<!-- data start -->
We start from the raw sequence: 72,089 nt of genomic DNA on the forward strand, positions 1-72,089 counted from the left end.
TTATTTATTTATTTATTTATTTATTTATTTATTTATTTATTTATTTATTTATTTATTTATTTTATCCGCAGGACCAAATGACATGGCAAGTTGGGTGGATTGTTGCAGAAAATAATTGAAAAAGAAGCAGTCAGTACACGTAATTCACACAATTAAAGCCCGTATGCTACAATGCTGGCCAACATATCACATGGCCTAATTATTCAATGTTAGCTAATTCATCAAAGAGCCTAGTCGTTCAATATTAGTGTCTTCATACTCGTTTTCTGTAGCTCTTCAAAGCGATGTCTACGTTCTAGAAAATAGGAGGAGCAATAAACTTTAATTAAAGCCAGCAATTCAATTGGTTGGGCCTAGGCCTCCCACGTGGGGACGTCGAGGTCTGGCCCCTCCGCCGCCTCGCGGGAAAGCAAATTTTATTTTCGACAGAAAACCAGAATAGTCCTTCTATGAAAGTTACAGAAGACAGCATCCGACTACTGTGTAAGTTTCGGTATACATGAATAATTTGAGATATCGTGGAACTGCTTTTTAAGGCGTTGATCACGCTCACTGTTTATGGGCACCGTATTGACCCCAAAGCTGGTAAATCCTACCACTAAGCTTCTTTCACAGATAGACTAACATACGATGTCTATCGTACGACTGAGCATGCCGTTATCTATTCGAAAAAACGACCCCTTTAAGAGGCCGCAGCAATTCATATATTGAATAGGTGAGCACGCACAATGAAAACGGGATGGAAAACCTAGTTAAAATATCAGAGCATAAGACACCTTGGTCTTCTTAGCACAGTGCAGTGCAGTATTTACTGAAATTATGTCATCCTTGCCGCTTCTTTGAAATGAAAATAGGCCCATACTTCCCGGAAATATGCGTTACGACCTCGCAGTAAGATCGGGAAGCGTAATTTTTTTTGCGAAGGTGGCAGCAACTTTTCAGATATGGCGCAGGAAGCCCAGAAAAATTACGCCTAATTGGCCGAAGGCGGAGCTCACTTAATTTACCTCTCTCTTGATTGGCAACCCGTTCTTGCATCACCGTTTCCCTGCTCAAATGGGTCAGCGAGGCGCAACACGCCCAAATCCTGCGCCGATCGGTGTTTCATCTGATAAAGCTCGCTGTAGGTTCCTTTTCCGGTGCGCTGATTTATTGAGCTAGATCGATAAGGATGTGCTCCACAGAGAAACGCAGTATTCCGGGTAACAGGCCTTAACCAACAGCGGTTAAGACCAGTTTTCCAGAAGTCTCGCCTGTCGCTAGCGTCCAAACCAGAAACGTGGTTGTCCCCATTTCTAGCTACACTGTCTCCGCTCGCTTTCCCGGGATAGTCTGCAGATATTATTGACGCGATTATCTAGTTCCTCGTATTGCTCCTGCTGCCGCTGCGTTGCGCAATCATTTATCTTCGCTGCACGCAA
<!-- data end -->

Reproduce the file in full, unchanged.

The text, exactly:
We start from the raw sequence: 72,089 nt of genomic DNA on the forward strand, positions 1-72,089 counted from the left end.
TTATTTATTTATTTATTTATTTATTTATTTATTTATTTATTTATTTATTTATTTATTTATTTTATCCGCAGGACCAAATGACATGGCAAGTTGGGTGGATTGTTGCAGAAAATAATTGAAAAAGAAGCAGTCAGTACACGTAATTCACACAATTAAAGCCCGTATGCTACAATGCTGGCCAACATATCACATGGCCTAATTATTCAATGTTAGCTAATTCATCAAAGAGCCTAGTCGTTCAATATTAGTGTCTTCATACTCGTTTTCTGTAGCTCTTCAAAGCGATGTCTACGTTCTAGAAAATAGGAGGAGCAATAAACTTTAATTAAAGCCAGCAATTCAATTGGTTGGGCCTAGGCCTCCCACGTGGGGACGTCGAGGTCTGGCCCCTCCGCCGCCTCGCGGGAAAGCAAATTTTATTTTCGACAGAAAACCAGAATAGTCCTTCTATGAAAGTTACAGAAGACAGCATCCGACTACTGTGTAAGTTTCGGTATACATGAATAATTTGAGATATCGTGGAACTGCTTTTTAAGGCGTTGATCACGCTCACTGTTTATGGGCACCGTATTGACCCCAAAGCTGGTAAATCCTACCACTAAGCTTCTTTCACAGATAGACTAACATACGATGTCTATCGTACGACTGAGCATGCCGTTATCTATTCGAAAAAACGACCCCTTTAAGAGGCCGCAGCAATTCATATATTGAATAGGTGAGCACGCACAATGAAAACGGGATGGAAAACCTAGTTAAAATATCAGAGCATAAGACACCTTGGTCTTCTTAGCACAGTGCAGTGCAGTATTTACTGAAATTATGTCATCCTTGCCGCTTCTTTGAAATGAAAATAGGCCCATACTTCCCGGAAATATGCGTTACGACCTCGCAGTAAGATCGGGAAGCGTAATTTTTTTTGCGAAGGTGGCAGCAACTTTTCAGATATGGCGCAGGAAGCCCAGAAAAATTACGCCTAATTGGCCGAAGGCGGAGCTCACTTAATTTACCTCTCTCTTGATTGGCAACCCGTTCTTGCATCACCGTTTCCCTGCTCAAATGGGTCAGCGAGGCGCAACACGCCCAAATCCTGCGCCGATCGGTGTTTCATCTGATAAAGCTCGCTGTAGGTTCCTTTTCCGGTGCGCTGATTTATTGAGCTAGATCGATAAGGATGTGCTCCACAGAGAAACGCAGTATTCCGGGTAACAGGCCTTAACCAACAGCGGTTAAGACCAGTTTTCCAGAAGTCTCGCCTGTCGCTAGCGTCCAAACCAGAAACGTGGTTGTCCCCATTTCTAGCTACACTGTCTCCGCTCGCTTTCCCGGGATAGTCTGCAGATATTATTGACGCGATTATCTAGTTCCTCGTATTGCTCCTGCTGCCGCTGCGTTGCGCAATCATTTATCTTCGCTGCACGCAA